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Continuing Education: Insomnia across the lifespan

Author(s): Wendy L. Wright, DNP, ANP-BC, FNP-BC, FAANP, FAAN, FNAP

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Healthcare providers (HCPs) caring for women of any age will find that a substantial proportion of them have difficulty falling and/or staying asleep. When insomnia interferes with their daily life and causes distress, they may seek professional help. This article provides background information about sleep, and offers HCPs useful and up-to-date information regarding the evaluation of patients presenting with sleep problems and the wide variety of treatments that are available.

Faculty: Wendy L. Wright, DNP, ANP-BC, FNP-BC, FAANP, FAAN, FNAP, is owner of Wright & Associates Family Healthcare @ Amherst and @ Concord and is the owner of Partners in Healthcare Education, a medical education company.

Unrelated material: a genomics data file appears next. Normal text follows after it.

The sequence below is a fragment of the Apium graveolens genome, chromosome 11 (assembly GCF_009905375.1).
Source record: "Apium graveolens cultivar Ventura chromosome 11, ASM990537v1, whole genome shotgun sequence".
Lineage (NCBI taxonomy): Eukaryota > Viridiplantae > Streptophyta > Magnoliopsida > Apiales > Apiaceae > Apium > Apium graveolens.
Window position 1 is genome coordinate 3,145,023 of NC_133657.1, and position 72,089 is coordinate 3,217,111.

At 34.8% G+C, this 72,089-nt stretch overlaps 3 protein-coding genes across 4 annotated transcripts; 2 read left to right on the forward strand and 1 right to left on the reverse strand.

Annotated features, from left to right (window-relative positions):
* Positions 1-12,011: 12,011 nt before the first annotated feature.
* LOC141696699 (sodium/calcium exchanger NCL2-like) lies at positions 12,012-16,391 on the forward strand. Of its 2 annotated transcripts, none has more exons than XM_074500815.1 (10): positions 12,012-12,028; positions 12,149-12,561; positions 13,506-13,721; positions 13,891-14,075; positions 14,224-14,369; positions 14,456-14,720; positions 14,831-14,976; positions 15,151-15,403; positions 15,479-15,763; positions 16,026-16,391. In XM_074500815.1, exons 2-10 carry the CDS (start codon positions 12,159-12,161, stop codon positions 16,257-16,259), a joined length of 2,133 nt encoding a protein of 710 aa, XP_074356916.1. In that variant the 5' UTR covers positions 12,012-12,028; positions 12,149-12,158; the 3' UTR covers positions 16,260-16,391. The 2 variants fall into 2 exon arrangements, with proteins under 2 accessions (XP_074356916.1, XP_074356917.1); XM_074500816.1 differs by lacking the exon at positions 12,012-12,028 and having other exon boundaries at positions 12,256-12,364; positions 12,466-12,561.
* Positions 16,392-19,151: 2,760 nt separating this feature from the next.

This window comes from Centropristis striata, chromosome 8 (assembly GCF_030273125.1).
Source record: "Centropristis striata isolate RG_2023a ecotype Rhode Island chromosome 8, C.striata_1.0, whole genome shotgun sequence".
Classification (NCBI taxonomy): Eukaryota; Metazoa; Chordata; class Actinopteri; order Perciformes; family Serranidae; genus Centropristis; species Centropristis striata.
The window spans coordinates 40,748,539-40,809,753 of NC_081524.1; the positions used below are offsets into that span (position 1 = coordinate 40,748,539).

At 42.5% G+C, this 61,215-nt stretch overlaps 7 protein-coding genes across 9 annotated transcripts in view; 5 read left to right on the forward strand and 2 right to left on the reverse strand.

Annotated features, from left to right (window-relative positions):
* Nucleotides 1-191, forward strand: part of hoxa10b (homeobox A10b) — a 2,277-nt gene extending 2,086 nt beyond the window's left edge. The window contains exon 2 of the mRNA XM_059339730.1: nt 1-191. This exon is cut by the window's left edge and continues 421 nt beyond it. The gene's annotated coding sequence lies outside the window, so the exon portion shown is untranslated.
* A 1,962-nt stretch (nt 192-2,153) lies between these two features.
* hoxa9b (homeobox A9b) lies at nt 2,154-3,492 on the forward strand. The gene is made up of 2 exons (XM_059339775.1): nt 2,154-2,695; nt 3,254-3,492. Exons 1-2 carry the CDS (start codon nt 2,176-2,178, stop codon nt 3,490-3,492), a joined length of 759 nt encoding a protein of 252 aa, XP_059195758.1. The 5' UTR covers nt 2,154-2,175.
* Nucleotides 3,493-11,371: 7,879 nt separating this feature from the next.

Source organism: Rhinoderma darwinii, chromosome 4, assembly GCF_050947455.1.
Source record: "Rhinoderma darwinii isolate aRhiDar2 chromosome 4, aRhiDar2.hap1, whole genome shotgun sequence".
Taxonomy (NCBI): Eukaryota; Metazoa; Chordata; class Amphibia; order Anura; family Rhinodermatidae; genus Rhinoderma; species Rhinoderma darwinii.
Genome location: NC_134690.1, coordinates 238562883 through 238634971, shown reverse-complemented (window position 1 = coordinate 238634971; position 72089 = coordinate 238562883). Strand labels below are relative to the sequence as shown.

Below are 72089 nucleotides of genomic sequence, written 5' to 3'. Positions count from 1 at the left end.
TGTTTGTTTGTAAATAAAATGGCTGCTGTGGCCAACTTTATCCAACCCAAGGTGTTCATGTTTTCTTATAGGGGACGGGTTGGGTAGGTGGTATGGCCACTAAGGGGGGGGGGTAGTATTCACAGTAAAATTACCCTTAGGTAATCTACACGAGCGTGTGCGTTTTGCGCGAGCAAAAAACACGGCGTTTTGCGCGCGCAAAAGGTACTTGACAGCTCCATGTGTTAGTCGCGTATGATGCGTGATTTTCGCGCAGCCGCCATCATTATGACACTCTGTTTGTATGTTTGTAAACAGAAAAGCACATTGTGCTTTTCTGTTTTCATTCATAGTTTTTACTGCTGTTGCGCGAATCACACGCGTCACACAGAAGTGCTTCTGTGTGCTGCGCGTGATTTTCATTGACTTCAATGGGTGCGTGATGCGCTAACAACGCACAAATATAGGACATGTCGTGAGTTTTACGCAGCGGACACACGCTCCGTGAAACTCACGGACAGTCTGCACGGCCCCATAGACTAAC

Intended audience: This continuing education (CE) activity has been designed to meet the educational needs of women’s health nurse practitioners (NPs), adult NPs, family NPs, certifi ed nurse midwives (CNMs), and other healthcare providers (HCPs) who care for women.
CE approval period: Now through June 30, 2021
Estimated time to complete this activity: 1 hour
CE approval hours: 1.0 contact hour of CE credit, including 1.0 contact hour of pharmacology content
Goal statement: HCPs will increase their clinical skills in the evaluation and nonpharmacologic and pharmacologic management of patients presenting with sleep problems.
Needs assessment: Among adults in the United States, about 30% have symptoms of insomnia on occasion and 6%-10% have chronic insomnia meeting DSM-V criteria, including the all-important element of dissatisfaction with one’s sleep. HCPs who provide primary care to women need to inquire about sleep problems and understand the many treatment options available to women with impaired sleep.
Educational objectives: At the conclusion of this educational activity, participants should be able to: